Health economic evaluations have shown that nonpharmacological treatments, such as brief motivational counseling that includes motivational enhancement therapy, are cost-effective[68–71] and can save approximately five times as much in spending on health, social, and criminal justice services as they cost. There is substantial evidence on the effectiveness of different policies in reducing alcohol-related harm. Population-based legal and social interventions (such as tax enforcement or random breath testing) have been shown to be highly cost-effective alcohol policies and are recommended by the World Health Organization.
Mutual-help groups and behavioral treatments are often effective. However, continued research is needed to improve treatments, determine which approaches are most successful with which subpopulations, and learn how to make effective therapy available to patients of all income levels and demographic groups. Clinical trials examining the efficacy of mutual health groups or behavioral therapies alone or in combination with medications will help guide clinical practice.
Research involving human participants needs to take special precautions to ensure, as much as possible, that benefits outweigh risks. Investigators are forbidden to select participants merely because of ease of availability, low social or economic status, or limited capacity to understand the nature of the research. Crucial precautions include the need to consider the participant’s age, gender, familial or genetic background, prior alcohol use, other drug use, and general medical and psychological condition. The NIAAA guideline on administering alcohol in human studies (see http://www.niaaa.nih.gov/research/guidelines-and-resources/clinical-trial-regulations-policies-and-guidance) outlines procedures to protect human participants in AUD research.
Regarding the implementation of legal and social interventions, many US states have enacted policies aimed at reducing binge drinking. These measures include increasing taxes; implementing stricter drunk driving laws; restricting the days or hours of alcohol sales at restaurants, bars, and retail stores; limiting the number of outlets that sell alcoholic beverages in a given geographic area; and holding retailers responsible for problems caused by selling alcohol to visibly drunk customers or underage individuals. A recent study showed that states with stronger policies had less binge drinking.
There are four primary arguments one might expect in response to the recommendation that AUD research focus on human biology and behavior rather than animal models:
- Medications to treat addiction cannot be developed without animal models.
- Prevention of AUDs is important, but medications are still required for treatment.
- NIAAA already funds prevention and intervention research.
- The use of animals has taught us much about the neurological mechanisms of addiction and abuse.
The following counterarguments are provided to refute these points.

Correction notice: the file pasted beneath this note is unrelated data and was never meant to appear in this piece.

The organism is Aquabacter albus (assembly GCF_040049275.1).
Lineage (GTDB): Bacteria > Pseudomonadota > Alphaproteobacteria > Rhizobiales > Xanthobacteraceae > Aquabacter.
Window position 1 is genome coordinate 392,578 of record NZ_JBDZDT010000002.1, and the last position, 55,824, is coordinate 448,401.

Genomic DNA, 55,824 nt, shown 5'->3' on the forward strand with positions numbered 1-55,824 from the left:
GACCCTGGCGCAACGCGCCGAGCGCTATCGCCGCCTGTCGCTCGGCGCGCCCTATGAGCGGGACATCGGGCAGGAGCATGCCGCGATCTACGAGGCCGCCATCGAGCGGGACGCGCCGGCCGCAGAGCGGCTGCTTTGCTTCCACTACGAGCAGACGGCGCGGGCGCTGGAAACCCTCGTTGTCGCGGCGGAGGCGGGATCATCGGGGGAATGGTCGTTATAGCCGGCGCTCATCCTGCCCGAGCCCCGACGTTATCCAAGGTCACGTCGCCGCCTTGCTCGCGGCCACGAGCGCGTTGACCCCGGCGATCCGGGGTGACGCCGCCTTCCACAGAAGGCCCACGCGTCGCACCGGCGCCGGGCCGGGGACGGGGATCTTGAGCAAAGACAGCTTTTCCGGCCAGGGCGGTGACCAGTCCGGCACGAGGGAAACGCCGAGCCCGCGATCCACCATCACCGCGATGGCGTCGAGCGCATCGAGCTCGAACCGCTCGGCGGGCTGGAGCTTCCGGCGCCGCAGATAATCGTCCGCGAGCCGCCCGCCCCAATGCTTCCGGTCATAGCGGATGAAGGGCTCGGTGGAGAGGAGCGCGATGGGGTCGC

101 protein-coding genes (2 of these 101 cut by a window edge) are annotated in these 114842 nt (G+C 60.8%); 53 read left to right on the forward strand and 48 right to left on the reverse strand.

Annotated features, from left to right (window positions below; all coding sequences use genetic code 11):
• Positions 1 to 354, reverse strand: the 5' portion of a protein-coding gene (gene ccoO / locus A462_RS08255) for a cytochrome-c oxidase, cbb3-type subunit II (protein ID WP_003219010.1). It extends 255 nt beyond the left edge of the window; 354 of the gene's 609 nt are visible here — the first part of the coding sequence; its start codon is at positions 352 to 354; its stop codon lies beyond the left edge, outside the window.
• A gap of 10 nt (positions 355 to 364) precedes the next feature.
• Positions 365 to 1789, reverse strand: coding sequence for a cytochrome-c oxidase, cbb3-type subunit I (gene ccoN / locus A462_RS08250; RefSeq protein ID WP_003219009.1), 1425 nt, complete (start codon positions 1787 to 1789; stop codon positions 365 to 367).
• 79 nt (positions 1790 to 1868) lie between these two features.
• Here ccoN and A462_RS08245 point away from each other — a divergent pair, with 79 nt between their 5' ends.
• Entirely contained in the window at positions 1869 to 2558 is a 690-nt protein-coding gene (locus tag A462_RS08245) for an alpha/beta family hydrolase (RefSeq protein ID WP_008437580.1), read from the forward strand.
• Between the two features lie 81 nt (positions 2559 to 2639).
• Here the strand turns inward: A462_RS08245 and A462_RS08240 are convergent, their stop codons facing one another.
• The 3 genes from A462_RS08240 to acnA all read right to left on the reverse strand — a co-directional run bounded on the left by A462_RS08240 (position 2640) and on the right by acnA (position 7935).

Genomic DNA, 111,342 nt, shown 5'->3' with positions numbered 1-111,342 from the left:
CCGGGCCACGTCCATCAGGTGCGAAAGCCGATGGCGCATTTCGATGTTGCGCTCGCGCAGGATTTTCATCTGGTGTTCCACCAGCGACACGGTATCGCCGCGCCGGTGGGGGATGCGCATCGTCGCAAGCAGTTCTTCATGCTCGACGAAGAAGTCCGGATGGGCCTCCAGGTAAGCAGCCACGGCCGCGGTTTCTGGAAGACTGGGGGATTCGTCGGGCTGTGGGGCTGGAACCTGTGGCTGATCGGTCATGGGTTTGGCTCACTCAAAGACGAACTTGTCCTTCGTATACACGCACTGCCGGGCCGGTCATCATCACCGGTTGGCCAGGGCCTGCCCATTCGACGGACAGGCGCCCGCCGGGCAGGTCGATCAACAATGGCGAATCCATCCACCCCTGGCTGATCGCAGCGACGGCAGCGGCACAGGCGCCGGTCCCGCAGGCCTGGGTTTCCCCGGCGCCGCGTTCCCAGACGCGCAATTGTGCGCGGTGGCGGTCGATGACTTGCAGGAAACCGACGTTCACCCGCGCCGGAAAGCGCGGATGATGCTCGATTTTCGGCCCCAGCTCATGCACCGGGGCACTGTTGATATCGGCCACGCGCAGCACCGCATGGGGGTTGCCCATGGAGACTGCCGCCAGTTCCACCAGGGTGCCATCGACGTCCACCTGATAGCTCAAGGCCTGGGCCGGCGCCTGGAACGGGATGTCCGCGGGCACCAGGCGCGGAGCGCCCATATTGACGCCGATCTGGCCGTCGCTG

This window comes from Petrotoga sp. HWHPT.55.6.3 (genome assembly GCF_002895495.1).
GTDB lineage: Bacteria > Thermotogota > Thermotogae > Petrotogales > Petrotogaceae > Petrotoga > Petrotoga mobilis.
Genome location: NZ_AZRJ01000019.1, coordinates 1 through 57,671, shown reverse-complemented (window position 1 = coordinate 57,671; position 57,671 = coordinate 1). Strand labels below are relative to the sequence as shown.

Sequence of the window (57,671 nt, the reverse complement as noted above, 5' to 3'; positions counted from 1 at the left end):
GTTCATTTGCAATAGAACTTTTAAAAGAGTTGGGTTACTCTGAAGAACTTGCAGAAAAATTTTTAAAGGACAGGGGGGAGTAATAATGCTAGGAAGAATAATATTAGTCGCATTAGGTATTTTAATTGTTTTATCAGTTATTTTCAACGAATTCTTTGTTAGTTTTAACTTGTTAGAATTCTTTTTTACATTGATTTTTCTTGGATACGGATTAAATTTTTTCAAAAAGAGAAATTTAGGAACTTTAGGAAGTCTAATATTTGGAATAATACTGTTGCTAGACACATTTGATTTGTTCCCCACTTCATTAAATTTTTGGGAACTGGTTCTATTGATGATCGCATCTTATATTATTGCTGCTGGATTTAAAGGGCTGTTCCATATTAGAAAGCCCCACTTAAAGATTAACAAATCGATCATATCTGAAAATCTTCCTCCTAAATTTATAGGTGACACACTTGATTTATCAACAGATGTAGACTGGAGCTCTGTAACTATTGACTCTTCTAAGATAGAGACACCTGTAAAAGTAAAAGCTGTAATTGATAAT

The numerous physiological differences between humans and other species render it unlikely that new, successful drugs for the treatment of addiction will be discovered through animal models. It is a common assumption that animal models are required for the development of new medications. However, of the three medications currently approved by the FDA for the treatment of alcohol addiction, only two were developed in laboratory animals. Scientists using animal models for the development of medications do so under the assumption that modeling specific characteristics of alcohol addiction and other diseases will enable the identification of effective compounds. However, fewer than 10% of all drugs entering clinical trials will ultimately be approved by the FDA, and neurological drugs entering phase I trials also have less than a 10% likelihood of approval. Over the past 20 years, more than 100 different drugs have shown promising results in animal models of alcohol addiction, leading to nearly 150 NIH-sponsored clinical trials but only a few, suboptimal drugs.
Regulatory agencies, recognizing the limitations of animal tests, have made strides to become more flexible and discerning regarding the information they request. The FDA investigational new drug guidance indicates that applicants “can use an alternative approach if that approach satisfies the requirements of the applicable statutes and regulations.” The FDA also encourages scientists to conduct predevelopment meetings to determine information needs and avoid animal tests. It is always in the purview of applicants to offer nonanimal testing that may be accepted by regulatory agencies.
In the absence of an effective way to develop compounds that are effective in humans, resources are best allocated toward preventing and treating AUDs through behavioral interventions. The high cost of drug development and the high failure rate of clinical trials make it difficult to foresee cost-effective pharmacotherapy being developed under current drug-development procedures. The development of AUDs is a complex process that involves multiple genes and epigenetic effects and various environmental interactions. The treatment efficacy of pharmacotherapies varies among individuals, with a 30% to 35% success rate for treatment of addiction, including AUDs.[50,51] Moreover, AUDs are systemic behavioral disorders developed from psychological, social, and biological processes that cannot be replicated in animal studies. Individuals with AUDs need to deal with the stressful experiences of everyday life and to experience positive and pleasurable moments in social interactions without the use of alcohol. Hence, to prevent and treat AUDs, current research efforts should focus on the development and testing of psychosocial strategies that can be used to learn coping skills. Reliance on medications does not appear to be the most reliable and cost-effective strategy to cure or control AUDs.